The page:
Re: need learning aids for astrophoto
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I looked at his original post. His scope is a 12" Meade.
On Tuesday, May 5, 2020, 03:22:20 a.m. MDT, Geof Lewis <geoflewis@...> wrote:
I tend to agree with most of the advice you've been getting, BUT I want to say that it is not so difficult to get images with a 10" Meade LX200 and a stock DSLR (mine was the Nikon D90) as that is exactly how I started out. Of course the route that I followed is not recommended, but the first thing I did (that is within a few days) after taking early retirement in 2012 was purchased a pre-owned 10" Meade LX200, at which point visual observing, not photography was my main ambition. However, it didn't take long (about 3 months) for me to try attaching my Nikon camera, then a guide scope + guide camera, focal reducer, etc, etc.. For sure the LX200 mount had terrible tracking and PE, so yielded poor shape stars, but I was excited and pretty pleased to get some reasonable DSO images, plus I learnt a lot on the way. For planetary and lunar imaging where accurate tracking is less of an issue the 10" Meade performed extremely well.
All of that said, it is FAR easier to get better results with a smaller refractor, even piggy backed on the Meade and of course I ended up parting with the LX200 in favour of a pre-owned Astro-Physics AP1200 mount, which is an absolute joy to use, but these are rare items to find, certainly in the UK where I'm located.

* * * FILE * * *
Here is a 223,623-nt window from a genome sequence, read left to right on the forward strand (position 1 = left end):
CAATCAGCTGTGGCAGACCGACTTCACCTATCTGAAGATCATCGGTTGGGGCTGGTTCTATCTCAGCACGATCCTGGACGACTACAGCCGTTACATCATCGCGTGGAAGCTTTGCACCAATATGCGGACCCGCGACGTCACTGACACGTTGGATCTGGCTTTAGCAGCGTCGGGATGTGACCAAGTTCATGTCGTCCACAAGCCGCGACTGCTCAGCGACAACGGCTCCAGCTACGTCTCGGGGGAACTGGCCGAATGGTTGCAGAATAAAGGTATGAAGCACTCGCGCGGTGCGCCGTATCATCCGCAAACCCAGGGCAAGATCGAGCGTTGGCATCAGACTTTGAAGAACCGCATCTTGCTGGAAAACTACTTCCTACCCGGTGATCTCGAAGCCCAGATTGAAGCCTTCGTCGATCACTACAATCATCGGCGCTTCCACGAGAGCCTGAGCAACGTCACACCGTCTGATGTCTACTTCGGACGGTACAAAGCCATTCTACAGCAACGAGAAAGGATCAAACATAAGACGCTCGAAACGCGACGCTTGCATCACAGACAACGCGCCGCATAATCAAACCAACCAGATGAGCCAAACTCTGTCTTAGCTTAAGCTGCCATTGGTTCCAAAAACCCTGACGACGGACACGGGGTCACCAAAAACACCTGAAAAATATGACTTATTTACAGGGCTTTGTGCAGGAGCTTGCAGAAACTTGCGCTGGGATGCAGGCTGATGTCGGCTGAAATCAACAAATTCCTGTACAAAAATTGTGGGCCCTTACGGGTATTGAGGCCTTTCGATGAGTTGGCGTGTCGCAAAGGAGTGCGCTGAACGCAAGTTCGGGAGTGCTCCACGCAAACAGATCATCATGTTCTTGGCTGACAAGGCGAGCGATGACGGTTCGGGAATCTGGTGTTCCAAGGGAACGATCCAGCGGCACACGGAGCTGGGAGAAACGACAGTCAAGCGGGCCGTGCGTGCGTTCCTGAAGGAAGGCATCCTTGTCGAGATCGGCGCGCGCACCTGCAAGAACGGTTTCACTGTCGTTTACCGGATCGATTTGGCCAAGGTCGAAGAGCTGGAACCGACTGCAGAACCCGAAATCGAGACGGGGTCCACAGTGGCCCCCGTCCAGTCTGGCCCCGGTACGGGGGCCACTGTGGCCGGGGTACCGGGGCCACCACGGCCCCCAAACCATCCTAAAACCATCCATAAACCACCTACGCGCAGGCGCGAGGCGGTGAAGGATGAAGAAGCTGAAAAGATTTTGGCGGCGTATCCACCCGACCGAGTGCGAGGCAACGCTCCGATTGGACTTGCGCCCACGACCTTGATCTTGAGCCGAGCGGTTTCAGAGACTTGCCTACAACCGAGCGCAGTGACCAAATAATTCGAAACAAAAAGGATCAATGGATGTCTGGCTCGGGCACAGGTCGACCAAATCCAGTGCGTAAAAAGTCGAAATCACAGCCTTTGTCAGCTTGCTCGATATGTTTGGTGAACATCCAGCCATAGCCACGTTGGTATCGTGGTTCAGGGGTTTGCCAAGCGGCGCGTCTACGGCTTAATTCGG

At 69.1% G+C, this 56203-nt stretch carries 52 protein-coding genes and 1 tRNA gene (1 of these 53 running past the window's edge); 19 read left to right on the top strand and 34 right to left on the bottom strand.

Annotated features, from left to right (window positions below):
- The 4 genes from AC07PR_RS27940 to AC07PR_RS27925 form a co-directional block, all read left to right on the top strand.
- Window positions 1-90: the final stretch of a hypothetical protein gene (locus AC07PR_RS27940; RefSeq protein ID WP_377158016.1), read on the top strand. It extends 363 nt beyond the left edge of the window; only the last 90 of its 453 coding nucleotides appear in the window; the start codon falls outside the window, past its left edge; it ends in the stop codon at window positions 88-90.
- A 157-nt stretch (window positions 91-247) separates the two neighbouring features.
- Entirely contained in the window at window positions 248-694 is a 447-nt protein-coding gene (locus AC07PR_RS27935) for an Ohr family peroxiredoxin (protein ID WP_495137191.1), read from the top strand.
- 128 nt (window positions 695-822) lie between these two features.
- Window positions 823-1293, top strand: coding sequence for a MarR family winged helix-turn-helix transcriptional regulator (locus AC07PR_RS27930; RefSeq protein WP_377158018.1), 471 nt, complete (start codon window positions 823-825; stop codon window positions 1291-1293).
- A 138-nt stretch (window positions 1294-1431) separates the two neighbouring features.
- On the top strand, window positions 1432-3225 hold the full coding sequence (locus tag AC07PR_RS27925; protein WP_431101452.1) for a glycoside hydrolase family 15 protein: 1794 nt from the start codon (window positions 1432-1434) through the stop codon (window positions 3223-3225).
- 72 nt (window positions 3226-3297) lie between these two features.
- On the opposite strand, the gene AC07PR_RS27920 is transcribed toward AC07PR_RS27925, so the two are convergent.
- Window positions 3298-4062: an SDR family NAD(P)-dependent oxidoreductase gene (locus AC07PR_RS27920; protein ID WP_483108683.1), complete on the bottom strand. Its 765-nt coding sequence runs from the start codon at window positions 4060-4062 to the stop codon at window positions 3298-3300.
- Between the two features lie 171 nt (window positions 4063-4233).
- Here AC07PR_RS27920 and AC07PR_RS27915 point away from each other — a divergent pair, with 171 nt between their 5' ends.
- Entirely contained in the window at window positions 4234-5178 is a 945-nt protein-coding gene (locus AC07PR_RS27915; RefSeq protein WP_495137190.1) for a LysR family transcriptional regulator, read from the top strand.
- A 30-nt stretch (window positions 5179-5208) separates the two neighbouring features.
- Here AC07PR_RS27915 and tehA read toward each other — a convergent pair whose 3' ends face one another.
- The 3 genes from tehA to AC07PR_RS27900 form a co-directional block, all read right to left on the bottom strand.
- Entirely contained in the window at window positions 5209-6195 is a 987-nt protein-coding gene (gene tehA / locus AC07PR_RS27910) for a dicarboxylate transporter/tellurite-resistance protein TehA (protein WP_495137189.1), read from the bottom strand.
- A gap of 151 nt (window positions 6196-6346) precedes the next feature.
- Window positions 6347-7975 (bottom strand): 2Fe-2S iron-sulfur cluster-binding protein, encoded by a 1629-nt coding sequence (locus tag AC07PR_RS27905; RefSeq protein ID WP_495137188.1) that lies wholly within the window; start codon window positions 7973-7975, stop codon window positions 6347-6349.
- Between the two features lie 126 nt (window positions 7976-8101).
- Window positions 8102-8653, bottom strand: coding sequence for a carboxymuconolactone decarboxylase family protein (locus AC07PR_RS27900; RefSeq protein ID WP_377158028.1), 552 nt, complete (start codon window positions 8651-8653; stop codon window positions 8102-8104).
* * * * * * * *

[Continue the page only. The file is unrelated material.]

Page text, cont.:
Good luck and above all have fun.
From: firstname.lastname@example.org <email@example.com> on behalf of Cheng-Yang Tan via groups.io <cytan299@...>
Sent: 05 May 2020 01:04
To: firstname.lastname@example.org <email@example.com>
Subject: Re: [ap-gto] need learning aids for astrophoto
I'm not sure that an old 10" LX200 OTA is the correct scope to start with for astrophotography. Its focal length is too long for a beginner even with a focal reducer. It also has mirror flop which means guiding should be done with an off-axis guider.
I'd consider a nice f/6 100 mm to 130 mm refractor. AP sells top of the line refractors -- but getting one new will require a long wait.
IMO, I'd really recommend buying cheaper equipment to see whether you like astrophotography first before sinking in more than $10k to $20k and then discovering you don't really like it.
On Monday, May 4, 2020, 06:39:19 PM CDT, fastqx . <fastqx@...> wrote:
thanks, charles, for the advice. i'm a "re"-new watcher, so i appreciate all new comments.